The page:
Even though the Austrian writer Marie von Ebner-Eschenbach once noted that even a stopped clock gives the right time twice a day and can look back on a long series of successes after a number of years, the results of modern watches are, however, significantly better. But what are the points to be observed when handling your watch in order to be able to enjoy your timepiece for as long as possible?
As for storage of your watch, the following applies: Dust is the enemy. While quality watches basically don’t let any dust in, finest particles cannot be 100% prevented from getting inside the watch. It is therefore recommended to store the watch in a box, preferably in the original packaging box. In case you own a quality automatic watch, the purchase of a watch winder is recommended. Not only will it protect the watch from dust, but keeps your watch ready for use through permanent rotation. This is particularly important for watches with intricate complications, in order to prevent the mechanism from literally rusting and having to invest heaps of money in repairs later. Under no circumstances should you store your watch on a loudspeaker or a refrigerator. The magnetic fields they generate can occasionally be quite strong so in the worst case they might damage the mechanism of the watch. Apart from a largely dust-free storage, the humidity within the rooms your watch is stored in should not be too high. Furthermore, bright sunlight and extremely high or low temperatures (below 0°C (32 F) or above 60°C (140 F)) should also be avoided.
Although most manufacturers claim that their timepieces can be worn while playing sports or working in the garden, in case of a precious precision timepiece it’s something that simply doesn’t make sense and can’t be recommended. Even more robust calibers and casings can be affected by severe shocks and the sensitive mechanics inside the watch may be damaged. Therefore, when in doubt, it is recommended to take the watch off or leave it home, rather than having to fret about scratches on the casing or a damaged movement.
Virtually every watch has the label “wasserdicht”, “waterproof” or “étanche”, but what does this mean for handling your beloved timepiece? The decisive factor, to what depth a watch is waterproof, is the water pressure the watch can be exposed to. By rule of thumb a watch is suitable for watersports from 100 meters (10 ATM) and for diving from 200 meters (20 ATM) Please also note, that water resistance may decline over time, and therefore it´s advisable to ask an expert before you take an older watch into the water. If you watch is sufficiently waterproof, the crown must be carefully screwed tight beforehand or pushed into the neutral position. The pushers of a chronograph should never be operated underwater. For more information about this topic, please read How to Interpret Water Resistance Properly and Tips for Handling Watches Close to the Water.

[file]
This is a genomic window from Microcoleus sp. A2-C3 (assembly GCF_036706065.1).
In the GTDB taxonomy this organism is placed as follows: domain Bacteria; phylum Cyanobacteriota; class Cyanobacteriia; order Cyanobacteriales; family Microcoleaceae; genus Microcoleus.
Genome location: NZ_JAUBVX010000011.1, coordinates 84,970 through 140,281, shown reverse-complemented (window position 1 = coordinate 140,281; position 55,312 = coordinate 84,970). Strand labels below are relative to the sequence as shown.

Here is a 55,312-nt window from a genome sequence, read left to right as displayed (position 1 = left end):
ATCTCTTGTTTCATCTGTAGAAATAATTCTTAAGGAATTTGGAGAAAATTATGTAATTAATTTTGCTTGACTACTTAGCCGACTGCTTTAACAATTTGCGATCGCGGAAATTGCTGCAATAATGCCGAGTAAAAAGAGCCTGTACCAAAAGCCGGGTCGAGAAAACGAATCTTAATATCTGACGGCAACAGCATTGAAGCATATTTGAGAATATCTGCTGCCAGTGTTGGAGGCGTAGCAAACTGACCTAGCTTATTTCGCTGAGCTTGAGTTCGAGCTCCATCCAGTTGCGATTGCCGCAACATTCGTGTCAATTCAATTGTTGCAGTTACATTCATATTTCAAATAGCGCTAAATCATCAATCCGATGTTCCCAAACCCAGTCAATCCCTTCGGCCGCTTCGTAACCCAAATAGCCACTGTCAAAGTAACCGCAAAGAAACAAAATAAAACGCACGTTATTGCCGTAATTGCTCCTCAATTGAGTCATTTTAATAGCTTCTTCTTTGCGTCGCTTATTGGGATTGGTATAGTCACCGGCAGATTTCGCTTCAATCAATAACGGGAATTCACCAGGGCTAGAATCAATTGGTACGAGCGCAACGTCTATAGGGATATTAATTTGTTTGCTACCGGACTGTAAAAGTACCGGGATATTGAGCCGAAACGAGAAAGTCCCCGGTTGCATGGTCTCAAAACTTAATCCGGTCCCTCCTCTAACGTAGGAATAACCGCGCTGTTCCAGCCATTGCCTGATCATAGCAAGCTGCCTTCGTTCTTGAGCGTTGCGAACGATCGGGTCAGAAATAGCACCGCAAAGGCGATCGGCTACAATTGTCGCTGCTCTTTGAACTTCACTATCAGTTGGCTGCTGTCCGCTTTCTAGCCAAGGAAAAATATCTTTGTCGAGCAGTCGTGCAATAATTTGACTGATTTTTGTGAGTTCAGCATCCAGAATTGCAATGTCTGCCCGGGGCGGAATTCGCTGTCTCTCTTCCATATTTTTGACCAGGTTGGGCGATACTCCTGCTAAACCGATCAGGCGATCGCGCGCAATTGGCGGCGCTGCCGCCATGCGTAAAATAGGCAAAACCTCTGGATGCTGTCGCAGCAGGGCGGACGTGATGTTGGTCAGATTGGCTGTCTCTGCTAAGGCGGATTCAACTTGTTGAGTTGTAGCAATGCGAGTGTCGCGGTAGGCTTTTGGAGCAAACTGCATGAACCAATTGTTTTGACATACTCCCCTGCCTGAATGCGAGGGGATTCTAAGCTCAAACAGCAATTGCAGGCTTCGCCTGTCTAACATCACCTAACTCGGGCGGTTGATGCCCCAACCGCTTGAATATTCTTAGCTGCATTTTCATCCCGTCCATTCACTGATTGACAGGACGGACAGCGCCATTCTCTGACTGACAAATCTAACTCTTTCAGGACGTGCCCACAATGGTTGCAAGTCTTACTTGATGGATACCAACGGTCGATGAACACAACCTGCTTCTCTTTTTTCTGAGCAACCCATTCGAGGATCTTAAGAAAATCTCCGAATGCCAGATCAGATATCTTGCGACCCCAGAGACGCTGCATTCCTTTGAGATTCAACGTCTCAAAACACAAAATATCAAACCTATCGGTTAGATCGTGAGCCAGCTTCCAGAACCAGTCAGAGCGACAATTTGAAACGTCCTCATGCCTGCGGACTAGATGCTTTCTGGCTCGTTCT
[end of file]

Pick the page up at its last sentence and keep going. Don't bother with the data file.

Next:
If your watch is waterproof 3 ATM (30 meters), you can use a damp textile fiber cloth, and for coarser dirt or residue which is difficult to reach use a toothbrush and soapy water. To prevent residues in the latter case, you should subsequently dry the watch with a cloth. A metal, rubber or fabric strap can of course be cleaned along with the casing, while a leather strap should be removed beforehand. In any case, the direct contact with chemicals should be avoided. Therefore, you should also forego cleaning detergents and solvents, as these may in fact reduce the surface tension between the casing and the glass and thus may cause water to percolate into the casing.
The mechanics of a watch “lives”. Balance, anchor and co. are constantly moving, and wherever parts are moving, there will be at least minor signs of wear. But there is no cause for concern: a quality watch will usually be a lifelong companion, but much like a car or a high-quality musical instrument, there should be regular maintenance. It is therefore recommended that every 5 to 10 years – in case of significant deviations in accuracy even before that – you have a full service carried out by a professional watchmaker. There your timepiece will be dismantled, cleaned and oiled with a special protective lubricant. This reduces the friction between the individual parts and subsequently increases the accuracy of the watch.